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Molecular Models

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Maggie Hathcoat

on 29 January 2014

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Transcript of Molecular Models

Molecular Models
enzymes
sugars
dehydration synthesis
hydrolysis
peptide bond
glycosidic linkage
covalent bond
polymer
3 di saccharides
3 mono saccharides
glycerol
saturated fatty acids
unsaturated fatty acids
maltose
sucrose
A.k.a. maltobiose or malt sugar is reducing disaccharide formed from two units of glucose joined with a glycosidic bond, formed from a condensation reaction; the structural unit of a glycogen and starch. Commonly found in germinating grains.
The organic compound commonly known as table sugar and sometimes called saccharose. It is a white, odorless, crystaline powder with a sweet taste, it is best known for its role in food. Sucrose is a non-reducing disaccharide.
lactose
A disaccharide sugar derived from galactose and glucose that is found in milk. Lactose makes up around 0-8% of milk, although the amt. varies among species and individuals. It is extracted from sweet or sour whey. It consists of galactose and glucose, where an enzyme called lactase can break lactose into two smaller components. Microorganisms convert lactose to pyruvic acid, which for example results in sour milk.
galactose
fructose
glucose
A sugar less sweet than glucose and cannot be broken down into a simpler form of sugar.
A fruit sugar more soluble than glucose, found in many plants, where it is often bonded to clucose to form disaccharide sucrose.
A simple sugar that is an important energy source in living organisms and is a component of many carbohydrates. It is one of the three mono saccharides that are absorbed directly into the bloodstream during digestion. A major source of energy for the cells.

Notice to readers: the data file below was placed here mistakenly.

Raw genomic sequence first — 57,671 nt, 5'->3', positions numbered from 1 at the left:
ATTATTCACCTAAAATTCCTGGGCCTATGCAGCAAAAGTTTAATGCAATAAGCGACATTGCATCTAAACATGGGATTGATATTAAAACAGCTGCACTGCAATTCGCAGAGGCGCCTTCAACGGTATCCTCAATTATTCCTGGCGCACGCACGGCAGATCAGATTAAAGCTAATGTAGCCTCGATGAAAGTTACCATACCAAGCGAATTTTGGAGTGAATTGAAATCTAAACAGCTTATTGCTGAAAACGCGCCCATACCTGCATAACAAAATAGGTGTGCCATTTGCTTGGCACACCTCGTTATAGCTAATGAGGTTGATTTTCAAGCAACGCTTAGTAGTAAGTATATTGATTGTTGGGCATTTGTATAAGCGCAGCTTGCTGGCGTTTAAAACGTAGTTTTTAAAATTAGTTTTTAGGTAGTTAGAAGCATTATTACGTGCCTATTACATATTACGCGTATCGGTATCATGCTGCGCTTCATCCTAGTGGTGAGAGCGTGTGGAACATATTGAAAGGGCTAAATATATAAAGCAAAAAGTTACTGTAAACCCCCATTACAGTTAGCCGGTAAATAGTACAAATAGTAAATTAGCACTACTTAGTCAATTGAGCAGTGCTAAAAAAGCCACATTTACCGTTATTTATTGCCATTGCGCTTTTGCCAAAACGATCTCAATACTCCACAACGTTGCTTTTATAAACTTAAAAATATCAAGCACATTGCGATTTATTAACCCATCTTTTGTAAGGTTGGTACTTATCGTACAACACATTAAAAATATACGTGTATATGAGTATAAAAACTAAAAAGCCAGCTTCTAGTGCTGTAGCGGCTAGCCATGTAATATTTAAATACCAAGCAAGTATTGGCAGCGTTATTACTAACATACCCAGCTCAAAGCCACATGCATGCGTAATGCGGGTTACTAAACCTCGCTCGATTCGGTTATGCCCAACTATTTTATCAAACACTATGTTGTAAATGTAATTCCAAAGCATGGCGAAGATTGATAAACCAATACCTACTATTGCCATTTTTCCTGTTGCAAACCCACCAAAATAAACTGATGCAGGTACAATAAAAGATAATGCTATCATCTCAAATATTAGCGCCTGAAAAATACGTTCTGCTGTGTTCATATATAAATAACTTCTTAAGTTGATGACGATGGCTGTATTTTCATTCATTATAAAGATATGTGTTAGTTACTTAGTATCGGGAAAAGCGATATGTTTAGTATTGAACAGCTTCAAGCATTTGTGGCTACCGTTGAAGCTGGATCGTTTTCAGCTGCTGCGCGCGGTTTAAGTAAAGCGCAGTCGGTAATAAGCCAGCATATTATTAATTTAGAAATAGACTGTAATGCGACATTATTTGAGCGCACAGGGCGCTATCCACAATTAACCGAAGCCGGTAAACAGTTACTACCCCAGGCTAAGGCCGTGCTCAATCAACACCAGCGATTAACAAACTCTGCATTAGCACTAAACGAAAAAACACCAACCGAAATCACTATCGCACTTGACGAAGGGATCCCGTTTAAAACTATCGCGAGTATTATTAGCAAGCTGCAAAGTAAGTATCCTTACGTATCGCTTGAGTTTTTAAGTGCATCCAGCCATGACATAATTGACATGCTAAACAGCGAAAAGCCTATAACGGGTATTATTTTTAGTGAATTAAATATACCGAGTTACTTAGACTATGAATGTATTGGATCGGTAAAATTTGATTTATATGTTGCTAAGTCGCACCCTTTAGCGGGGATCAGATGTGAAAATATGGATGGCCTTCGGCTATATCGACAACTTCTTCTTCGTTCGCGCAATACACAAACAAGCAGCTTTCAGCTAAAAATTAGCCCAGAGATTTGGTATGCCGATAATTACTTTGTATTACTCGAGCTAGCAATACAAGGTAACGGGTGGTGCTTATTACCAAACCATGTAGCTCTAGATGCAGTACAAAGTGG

A fat composed of fatty acids in which all of the internal carbon atoms contain the maximum possible number of hydrogen atoms.
A fat composed of fatty acids in which one or more do not have the maximum hydrogen atoms attached to the carbon atoms.
A simple Polyol Compound. Sugar Alcohol Compound.
glucose
A common six carbon sugar.
amino acids
The subunit structure from which proteins are produced.
A chemical substance in animals and plants that helps to cause natural processes (such as digestion.)
A class of chemically-related sweet-flavored substances, most of which are used as food. They are carbohydrates, composed of carbon, hydrogen, and oxygen.
A chemical reaction that binds up molecules by losing water molecules.
A chemical reaction in which the interaction of a compound with water results in the decomposition of that compound.
A covalent chemical bond formed between two molecules when the carboxyl group of one molecule reacts with amino group of the other molecule, causing the release of a molecule of water.
A long molecule built by linking together a large number of small, similar chemical subunits. For example, nucleic acids are polymers of nucleotides. Proteins are polymers of amino acids.
Two atoms share one or more pairs of valence electrons.
The covalent bond between two monosaccharides to form a disaccharide. A type of bond that joins a carbohydrate molecule to another group, which may or may not be another carbohydrate.
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